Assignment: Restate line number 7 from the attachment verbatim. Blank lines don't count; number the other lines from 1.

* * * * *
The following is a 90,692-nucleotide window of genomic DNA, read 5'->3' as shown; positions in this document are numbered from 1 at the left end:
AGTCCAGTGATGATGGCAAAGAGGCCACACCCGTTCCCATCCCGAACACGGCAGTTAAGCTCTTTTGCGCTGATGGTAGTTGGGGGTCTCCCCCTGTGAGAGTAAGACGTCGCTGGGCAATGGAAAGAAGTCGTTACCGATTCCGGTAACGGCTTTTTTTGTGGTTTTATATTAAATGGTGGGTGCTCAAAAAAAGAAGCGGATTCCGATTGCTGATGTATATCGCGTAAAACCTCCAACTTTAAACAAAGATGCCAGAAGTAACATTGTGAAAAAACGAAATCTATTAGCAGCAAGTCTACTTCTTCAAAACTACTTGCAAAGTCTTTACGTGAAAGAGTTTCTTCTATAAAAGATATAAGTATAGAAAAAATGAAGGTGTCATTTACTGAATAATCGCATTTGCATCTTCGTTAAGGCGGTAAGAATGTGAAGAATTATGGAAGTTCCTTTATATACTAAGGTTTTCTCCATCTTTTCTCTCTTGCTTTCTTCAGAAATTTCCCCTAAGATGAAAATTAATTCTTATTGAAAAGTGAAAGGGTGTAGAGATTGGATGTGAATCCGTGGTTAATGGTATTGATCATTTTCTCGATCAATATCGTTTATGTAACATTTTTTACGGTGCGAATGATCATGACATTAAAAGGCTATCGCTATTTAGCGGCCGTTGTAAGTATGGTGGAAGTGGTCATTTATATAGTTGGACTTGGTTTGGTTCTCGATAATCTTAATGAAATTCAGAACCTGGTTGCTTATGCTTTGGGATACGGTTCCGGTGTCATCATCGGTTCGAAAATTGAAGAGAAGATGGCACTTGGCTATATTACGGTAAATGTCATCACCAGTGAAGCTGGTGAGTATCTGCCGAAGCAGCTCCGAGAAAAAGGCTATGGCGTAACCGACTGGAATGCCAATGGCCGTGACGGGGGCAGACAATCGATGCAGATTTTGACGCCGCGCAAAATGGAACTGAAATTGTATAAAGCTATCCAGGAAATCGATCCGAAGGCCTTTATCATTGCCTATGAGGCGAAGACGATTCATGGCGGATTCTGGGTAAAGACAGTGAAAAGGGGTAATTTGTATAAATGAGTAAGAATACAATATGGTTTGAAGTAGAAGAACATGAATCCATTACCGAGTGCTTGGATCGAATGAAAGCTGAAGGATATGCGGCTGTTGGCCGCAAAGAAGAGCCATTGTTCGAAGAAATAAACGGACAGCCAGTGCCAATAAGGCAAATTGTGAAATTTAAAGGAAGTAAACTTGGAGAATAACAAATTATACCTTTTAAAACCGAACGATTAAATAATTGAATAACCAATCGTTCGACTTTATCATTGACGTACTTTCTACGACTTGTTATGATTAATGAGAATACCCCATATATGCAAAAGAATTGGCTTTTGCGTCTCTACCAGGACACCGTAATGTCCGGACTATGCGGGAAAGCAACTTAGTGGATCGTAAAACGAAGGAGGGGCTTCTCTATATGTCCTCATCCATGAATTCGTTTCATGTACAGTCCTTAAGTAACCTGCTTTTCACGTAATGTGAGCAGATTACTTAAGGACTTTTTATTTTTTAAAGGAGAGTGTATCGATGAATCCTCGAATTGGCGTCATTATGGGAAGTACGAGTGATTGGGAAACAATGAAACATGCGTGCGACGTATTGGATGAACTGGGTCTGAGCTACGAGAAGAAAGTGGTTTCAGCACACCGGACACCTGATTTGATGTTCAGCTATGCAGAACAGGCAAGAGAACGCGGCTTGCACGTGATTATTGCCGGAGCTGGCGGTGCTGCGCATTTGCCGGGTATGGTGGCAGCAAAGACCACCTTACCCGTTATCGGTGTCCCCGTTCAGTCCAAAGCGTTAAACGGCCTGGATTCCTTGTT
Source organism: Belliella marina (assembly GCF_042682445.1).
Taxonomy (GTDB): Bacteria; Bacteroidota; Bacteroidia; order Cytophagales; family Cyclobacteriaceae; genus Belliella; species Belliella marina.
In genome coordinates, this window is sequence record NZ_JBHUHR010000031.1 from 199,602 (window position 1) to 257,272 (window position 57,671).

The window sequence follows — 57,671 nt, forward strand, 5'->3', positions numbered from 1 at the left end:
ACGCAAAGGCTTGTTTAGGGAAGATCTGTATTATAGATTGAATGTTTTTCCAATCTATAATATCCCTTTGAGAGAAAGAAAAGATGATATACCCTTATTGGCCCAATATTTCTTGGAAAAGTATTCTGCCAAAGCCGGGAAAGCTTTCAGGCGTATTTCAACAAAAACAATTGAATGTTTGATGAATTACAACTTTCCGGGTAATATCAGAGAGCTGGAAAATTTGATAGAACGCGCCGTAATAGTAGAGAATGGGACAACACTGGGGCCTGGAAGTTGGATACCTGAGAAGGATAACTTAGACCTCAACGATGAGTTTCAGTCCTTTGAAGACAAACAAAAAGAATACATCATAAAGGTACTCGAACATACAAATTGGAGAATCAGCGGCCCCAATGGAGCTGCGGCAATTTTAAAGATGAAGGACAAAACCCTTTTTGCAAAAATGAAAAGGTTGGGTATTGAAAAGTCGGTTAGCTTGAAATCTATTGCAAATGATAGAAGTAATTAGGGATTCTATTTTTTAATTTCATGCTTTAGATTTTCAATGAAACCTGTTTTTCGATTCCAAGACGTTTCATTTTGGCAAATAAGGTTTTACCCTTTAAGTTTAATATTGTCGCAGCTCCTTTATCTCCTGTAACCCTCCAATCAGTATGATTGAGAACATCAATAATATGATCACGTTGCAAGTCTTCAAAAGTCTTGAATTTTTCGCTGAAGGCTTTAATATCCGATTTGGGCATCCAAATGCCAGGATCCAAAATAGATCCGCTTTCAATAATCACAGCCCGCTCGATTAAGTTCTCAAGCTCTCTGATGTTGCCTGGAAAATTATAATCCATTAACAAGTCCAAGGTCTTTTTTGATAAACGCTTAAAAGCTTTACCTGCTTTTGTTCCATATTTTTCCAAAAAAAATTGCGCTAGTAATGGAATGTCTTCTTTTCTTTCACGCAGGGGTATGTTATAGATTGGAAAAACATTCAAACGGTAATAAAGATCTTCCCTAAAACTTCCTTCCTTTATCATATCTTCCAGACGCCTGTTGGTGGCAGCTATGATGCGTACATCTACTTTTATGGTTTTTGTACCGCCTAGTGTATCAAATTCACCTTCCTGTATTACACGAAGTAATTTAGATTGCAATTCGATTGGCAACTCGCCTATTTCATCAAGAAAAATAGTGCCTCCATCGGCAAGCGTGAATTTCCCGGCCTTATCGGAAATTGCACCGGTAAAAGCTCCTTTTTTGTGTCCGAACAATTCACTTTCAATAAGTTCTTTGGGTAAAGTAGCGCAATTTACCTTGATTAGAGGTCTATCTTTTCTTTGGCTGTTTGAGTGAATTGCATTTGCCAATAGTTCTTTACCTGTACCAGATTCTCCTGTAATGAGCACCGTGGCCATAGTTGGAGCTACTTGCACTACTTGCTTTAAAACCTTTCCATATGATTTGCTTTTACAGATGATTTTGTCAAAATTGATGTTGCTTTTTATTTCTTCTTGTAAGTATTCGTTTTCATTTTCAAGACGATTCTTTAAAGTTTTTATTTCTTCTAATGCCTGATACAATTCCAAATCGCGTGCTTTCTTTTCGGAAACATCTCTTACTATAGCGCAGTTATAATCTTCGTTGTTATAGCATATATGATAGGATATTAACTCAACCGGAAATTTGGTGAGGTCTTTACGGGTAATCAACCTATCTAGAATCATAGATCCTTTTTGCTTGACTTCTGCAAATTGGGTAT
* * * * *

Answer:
ACGCAAAGGCTTGTTTAGGGAAGATCTGTATTATAGATTGAATGTTTTTCCAATCTATAATATCCCTTTGAGAGAAAGAAAAGATGATATACCCTTATTGGCCCAATATTTCTTGGAAAAGTATTCTGCCAAAGCCGGGAAAGCTTTCAGGCGTATTTCAACAAAAACAATTGAATGTTTGATGAATTACAACTTTCCGGGTAATATCAGAGAGCTGGAAAATTTGATAGAACGCGCCGTAATAGTAGAGAATGGGACAACACTGGGGCCTGGAAGTTGGATACCTGAGAAGGATAACTTAGACCTCAACGATGAGTTTCAGTCCTTTGAAGACAAACAAAAAGAATACATCATAAAGGTACTCGAACATACAAATTGGAGAATCAGCGGCCCCAATGGAGCTGCGGCAATTTTAAAGATGAAGGACAAAACCCTTTTTGCAAAAATGAAAAGGTTGGGTATTGAAAAGTCGGTTAGCTTGAAATCTATTGCAAATGATAGAAGTAATTAGGGATTCTATTTTTTAATTTCATGCTTTAGATTTTCAATGAAACCTGTTTTTCGATTCCAAGACGTTTCATTTTGGCAAATAAGGTTTTACCCTTTAAGTTTAATATTGTCGCAGCTCCTTTATCTCCTGTAACCCTCCAATCAGTATGATTGAGAACATCAATAATATGATCACGTTGCAAGTCTTCAAAAGTCTTGAATTTTTCGCTGAAGGCTTTAATATCCGATTTGGGCATCCAAATGCCAGGATCCAAAATAGATCCGCTTTCAATAATCACAGCCCGCTCGATTAAGTTCTCAAGCTCTCTGATGTTGCCTGGAAAATTATAATCCATTAACAAGTCCAAGGTCTTTTTTGATAAACGCTTAAAAGCTTTACCTGCTTTTGTTCCATATTTTTCCAAAAAAAATTGCGCTAGTAATGGAATGTCTTCTTTTCTTTCACGCAGGGGTATGTTATAGATTGGAAAAACATTCAAACGGTAATAAAGATCTTCCCTAAAACTTCCTTCCTTTATCATATCTTCCAGACGCCTGTTGGTGGCAGCTATGATGCGTACATCTACTTTTATGGTTTTTGTACCGCCTAGTGTATCAAATTCACCTTCCTGTATTACACGAAGTAATTTAGATTGCAATTCGATTGGCAACTCGCCTATTTCATCAAGAAAAATAGTGCCTCCATCGGCAAGCGTGAATTTCCCGGCCTTATCGGAAATTGCACCGGTAAAAGCTCCTTTTTTGTGTCCGAACAATTCACTTTCAATAAGTTCTTTGGGTAAAGTAGCGCAATTTACCTTGATTAGAGGTCTATCTTTTCTTTGGCTGTTTGAGTGAATTGCATTTGCCAATAGTTCTTTACCTGTACCAGATTCTCCTGTAATGAGCACCGTGGCCATAGTTGGAGCTACTTGCACTACTTGCTTTAAAACCTTTCCATATGATTTGCTTTTACAGATGATTTTGTCAAAATTGATGTTGCTTTTTATTTCTTCTTGTAAGTATTCGTTTTCATTTTCAAGACGATTCTTTAAAGTTTTTATTTCTTCTAATGCCTGATACAATTCCAAATCGCGTGCTTTCTTTTCGGAAACATCTCTTACTATAGCGCAGTTATAATCTTCGTTGTTATAGCATATATGATAGGATATTAACTCAACCGGAAATTTGGTGAGGTCTTTACGGGTAATCAACCTATCTAGAATCATAGATCCTTTTTGCTTGACTTCTGCAAATTGGGTAT